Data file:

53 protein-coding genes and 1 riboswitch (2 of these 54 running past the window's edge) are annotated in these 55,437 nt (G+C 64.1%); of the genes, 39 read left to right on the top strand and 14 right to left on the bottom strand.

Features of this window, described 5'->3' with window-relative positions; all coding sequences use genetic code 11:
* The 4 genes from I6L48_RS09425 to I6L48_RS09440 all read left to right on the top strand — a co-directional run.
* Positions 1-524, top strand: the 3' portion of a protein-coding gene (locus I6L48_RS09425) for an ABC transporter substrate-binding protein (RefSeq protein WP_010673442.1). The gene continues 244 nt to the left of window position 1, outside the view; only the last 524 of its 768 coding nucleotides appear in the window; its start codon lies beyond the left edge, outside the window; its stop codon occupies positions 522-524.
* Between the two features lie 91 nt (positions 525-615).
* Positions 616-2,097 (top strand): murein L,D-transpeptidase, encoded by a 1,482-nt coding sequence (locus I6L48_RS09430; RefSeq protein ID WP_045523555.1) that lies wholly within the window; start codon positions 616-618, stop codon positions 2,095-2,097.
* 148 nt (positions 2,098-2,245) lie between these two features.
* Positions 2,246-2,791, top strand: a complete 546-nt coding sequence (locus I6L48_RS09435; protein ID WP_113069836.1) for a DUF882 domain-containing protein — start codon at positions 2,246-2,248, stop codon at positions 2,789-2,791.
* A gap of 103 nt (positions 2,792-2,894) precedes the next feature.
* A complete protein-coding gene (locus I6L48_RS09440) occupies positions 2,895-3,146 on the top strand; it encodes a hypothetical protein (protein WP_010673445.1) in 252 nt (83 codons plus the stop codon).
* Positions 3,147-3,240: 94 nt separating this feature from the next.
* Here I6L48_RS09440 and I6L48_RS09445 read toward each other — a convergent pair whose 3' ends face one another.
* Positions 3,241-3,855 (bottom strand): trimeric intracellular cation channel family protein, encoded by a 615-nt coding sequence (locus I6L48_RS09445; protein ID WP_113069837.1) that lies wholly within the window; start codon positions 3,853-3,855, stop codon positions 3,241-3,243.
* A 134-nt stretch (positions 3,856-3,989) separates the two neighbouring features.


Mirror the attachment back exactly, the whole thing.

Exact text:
53 protein-coding genes and 1 riboswitch (2 of these 54 running past the window's edge) are annotated in these 55,437 nt (G+C 64.1%); of the genes, 39 read left to right on the top strand and 14 right to left on the bottom strand.

Features of this window, described 5'->3' with window-relative positions; all coding sequences use genetic code 11:
* The 4 genes from I6L48_RS09425 to I6L48_RS09440 all read left to right on the top strand — a co-directional run.
* Positions 1-524, top strand: the 3' portion of a protein-coding gene (locus I6L48_RS09425) for an ABC transporter substrate-binding protein (RefSeq protein WP_010673442.1). The gene continues 244 nt to the left of window position 1, outside the view; only the last 524 of its 768 coding nucleotides appear in the window; its start codon lies beyond the left edge, outside the window; its stop codon occupies positions 522-524.
* Between the two features lie 91 nt (positions 525-615).
* Positions 616-2,097 (top strand): murein L,D-transpeptidase, encoded by a 1,482-nt coding sequence (locus I6L48_RS09430; RefSeq protein ID WP_045523555.1) that lies wholly within the window; start codon positions 616-618, stop codon positions 2,095-2,097.
* 148 nt (positions 2,098-2,245) lie between these two features.
* Positions 2,246-2,791, top strand: a complete 546-nt coding sequence (locus I6L48_RS09435; protein ID WP_113069836.1) for a DUF882 domain-containing protein — start codon at positions 2,246-2,248, stop codon at positions 2,789-2,791.
* A gap of 103 nt (positions 2,792-2,894) precedes the next feature.
* A complete protein-coding gene (locus I6L48_RS09440) occupies positions 2,895-3,146 on the top strand; it encodes a hypothetical protein (protein WP_010673445.1) in 252 nt (83 codons plus the stop codon).
* Positions 3,147-3,240: 94 nt separating this feature from the next.
* Here I6L48_RS09440 and I6L48_RS09445 read toward each other — a convergent pair whose 3' ends face one another.
* Positions 3,241-3,855 (bottom strand): trimeric intracellular cation channel family protein, encoded by a 615-nt coding sequence (locus I6L48_RS09445; protein ID WP_113069837.1) that lies wholly within the window; start codon positions 3,853-3,855, stop codon positions 3,241-3,243.
* A 134-nt stretch (positions 3,856-3,989) separates the two neighbouring features.